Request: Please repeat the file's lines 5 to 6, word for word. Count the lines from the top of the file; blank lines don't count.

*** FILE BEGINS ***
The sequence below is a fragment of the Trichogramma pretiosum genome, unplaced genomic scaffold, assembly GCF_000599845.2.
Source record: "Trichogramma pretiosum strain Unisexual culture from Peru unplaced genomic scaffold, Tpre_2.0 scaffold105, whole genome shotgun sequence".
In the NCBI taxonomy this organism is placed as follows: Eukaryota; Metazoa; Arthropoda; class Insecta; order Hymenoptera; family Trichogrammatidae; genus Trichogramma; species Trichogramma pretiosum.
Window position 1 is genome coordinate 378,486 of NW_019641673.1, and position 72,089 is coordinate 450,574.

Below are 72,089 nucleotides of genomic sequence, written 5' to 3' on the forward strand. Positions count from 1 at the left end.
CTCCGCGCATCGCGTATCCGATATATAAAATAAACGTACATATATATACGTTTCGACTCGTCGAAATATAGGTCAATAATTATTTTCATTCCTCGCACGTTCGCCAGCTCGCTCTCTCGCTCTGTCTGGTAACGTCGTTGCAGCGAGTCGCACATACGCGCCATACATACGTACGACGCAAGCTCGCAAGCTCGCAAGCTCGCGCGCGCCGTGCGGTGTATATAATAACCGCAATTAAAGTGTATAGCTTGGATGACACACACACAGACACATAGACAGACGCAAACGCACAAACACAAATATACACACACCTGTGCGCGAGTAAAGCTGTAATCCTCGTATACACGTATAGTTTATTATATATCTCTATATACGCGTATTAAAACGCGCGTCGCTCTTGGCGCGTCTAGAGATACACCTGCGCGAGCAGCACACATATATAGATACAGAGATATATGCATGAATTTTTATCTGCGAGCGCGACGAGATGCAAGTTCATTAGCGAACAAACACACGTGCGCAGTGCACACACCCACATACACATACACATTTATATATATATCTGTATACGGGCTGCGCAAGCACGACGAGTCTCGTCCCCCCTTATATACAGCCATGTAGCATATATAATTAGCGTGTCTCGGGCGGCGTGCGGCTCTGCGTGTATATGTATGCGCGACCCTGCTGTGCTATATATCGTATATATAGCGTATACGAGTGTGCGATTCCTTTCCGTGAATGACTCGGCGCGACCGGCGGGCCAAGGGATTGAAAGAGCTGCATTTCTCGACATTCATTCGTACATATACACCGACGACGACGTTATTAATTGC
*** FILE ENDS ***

Below are 72,089 nucleotides of genomic sequence, written 5' to 3' on the forward strand. Positions count from 1 at the left end.
CTCCGCGCATCGCGTATCCGATATATAAAATAAACGTACATATATATACGTTTCGACTCGTCGAAATATAGGTCAATAATTATTTTCATTCCTCGCACGTTCGCCAGCTCGCTCTCTCGCTCTGTCTGGTAACGTCGTTGCAGCGAGTCGCACATACGCGCCATACATACGTACGACGCAAGCTCGCAAGCTCGCAAGCTCGCGCGCGCCGTGCGGTGTATATAATAACCGCAATTAAAGTGTATAGCTTGGATGACACACACACAGACACATAGACAGACGCAAACGCACAAACACAAATATACACACACCTGTGCGCGAGTAAAGCTGTAATCCTCGTATACACGTATAGTTTATTATATATCTCTATATACGCGTATTAAAACGCGCGTCGCTCTTGGCGCGTCTAGAGATACACCTGCGCGAGCAGCACACATATATAGATACAGAGATATATGCATGAATTTTTATCTGCGAGCGCGACGAGATGCAAGTTCATTAGCGAACAAACACACGTGCGCAGTGCACACACCCACATACACATACACATTTATATATATATCTGTATACGGGCTGCGCAAGCACGACGAGTCTCGTCCCCCCTTATATACAGCCATGTAGCATATATAATTAGCGTGTCTCGGGCGGCGTGCGGCTCTGCGTGTATATGTATGCGCGACCCTGCTGTGCTATATATCGTATATATAGCGTATACGAGTGTGCGATTCCTTTCCGTGAATGACTCGGCGCGACCGGCGGGCCAAGGGATTGAAAGAGCTGCATTTCTCGACATTCATTCGTACATATACACCGACGACGACGTTATTAATTGC